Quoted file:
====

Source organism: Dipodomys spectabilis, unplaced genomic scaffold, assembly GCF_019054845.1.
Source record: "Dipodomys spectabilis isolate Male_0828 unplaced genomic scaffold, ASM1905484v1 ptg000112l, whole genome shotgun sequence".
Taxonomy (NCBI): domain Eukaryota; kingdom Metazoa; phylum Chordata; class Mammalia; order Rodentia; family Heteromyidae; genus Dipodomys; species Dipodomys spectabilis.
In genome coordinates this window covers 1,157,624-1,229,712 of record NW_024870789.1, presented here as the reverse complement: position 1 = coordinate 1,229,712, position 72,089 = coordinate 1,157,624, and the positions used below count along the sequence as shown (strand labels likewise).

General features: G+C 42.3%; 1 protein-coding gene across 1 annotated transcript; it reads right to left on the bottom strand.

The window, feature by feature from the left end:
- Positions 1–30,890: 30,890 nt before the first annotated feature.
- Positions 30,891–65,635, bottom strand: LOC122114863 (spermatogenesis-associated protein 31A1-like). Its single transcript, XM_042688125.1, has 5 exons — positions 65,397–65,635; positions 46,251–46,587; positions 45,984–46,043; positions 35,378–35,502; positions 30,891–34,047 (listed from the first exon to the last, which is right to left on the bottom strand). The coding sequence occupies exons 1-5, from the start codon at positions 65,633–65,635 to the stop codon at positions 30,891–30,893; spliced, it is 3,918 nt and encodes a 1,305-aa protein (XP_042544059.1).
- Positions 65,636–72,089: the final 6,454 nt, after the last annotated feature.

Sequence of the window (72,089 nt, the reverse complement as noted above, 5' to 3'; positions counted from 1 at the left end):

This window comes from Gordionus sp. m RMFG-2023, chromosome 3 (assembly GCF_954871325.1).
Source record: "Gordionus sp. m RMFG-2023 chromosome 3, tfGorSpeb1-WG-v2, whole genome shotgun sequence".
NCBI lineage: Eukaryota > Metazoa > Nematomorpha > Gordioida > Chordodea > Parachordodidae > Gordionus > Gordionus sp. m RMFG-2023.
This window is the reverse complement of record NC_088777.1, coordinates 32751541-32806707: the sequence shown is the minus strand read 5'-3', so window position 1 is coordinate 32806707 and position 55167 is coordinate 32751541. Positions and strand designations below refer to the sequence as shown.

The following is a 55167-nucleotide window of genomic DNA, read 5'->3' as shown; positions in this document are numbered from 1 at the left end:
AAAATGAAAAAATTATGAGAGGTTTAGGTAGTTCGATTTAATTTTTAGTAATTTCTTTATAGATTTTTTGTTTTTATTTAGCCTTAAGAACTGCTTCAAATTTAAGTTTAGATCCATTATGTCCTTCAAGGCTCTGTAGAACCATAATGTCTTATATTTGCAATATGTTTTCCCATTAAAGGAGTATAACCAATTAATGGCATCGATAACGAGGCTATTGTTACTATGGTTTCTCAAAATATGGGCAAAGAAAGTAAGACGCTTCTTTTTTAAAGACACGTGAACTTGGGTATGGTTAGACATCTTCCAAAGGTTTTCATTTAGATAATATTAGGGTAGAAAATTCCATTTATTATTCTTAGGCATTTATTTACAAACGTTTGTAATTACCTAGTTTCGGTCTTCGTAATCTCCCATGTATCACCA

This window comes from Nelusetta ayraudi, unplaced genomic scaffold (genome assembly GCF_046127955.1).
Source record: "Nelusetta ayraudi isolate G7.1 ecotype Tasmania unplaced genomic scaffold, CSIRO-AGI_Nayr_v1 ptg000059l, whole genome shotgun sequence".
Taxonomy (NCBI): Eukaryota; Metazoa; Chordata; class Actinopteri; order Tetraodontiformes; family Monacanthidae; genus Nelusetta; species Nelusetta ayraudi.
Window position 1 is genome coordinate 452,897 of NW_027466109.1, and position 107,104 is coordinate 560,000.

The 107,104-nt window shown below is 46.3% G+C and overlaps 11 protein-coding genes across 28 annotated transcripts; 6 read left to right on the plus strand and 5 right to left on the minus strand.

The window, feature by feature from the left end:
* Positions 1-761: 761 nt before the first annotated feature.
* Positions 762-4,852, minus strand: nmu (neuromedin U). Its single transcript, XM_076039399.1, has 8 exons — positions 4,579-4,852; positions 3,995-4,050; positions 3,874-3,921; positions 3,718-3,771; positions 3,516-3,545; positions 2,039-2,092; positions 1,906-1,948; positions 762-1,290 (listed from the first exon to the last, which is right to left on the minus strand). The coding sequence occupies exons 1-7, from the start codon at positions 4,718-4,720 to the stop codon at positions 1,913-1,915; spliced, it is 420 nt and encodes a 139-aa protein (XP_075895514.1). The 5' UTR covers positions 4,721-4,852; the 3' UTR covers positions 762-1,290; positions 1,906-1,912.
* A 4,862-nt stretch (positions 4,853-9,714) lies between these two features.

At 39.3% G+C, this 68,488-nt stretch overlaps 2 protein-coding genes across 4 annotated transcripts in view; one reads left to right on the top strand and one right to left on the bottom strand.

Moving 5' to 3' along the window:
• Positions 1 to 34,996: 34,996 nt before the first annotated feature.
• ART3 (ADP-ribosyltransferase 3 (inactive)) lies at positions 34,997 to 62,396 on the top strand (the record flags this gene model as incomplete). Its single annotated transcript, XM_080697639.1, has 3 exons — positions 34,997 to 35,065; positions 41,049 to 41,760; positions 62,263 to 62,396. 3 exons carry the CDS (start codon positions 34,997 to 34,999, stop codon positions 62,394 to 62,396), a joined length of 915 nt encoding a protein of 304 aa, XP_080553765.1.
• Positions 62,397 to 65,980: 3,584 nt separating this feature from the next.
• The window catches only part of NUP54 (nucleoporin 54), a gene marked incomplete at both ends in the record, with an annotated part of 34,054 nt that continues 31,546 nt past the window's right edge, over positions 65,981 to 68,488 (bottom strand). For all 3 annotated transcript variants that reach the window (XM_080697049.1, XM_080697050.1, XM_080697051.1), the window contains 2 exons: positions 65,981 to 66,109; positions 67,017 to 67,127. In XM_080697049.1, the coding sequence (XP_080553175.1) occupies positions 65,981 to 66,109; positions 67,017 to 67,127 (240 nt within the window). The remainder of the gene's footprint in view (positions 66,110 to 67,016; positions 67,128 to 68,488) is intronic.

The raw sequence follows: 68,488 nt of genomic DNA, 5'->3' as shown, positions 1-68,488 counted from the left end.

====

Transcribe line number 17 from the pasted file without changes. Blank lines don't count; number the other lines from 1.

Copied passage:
This window comes from Nelusetta ayraudi, unplaced genomic scaffold (genome assembly GCF_046127955.1).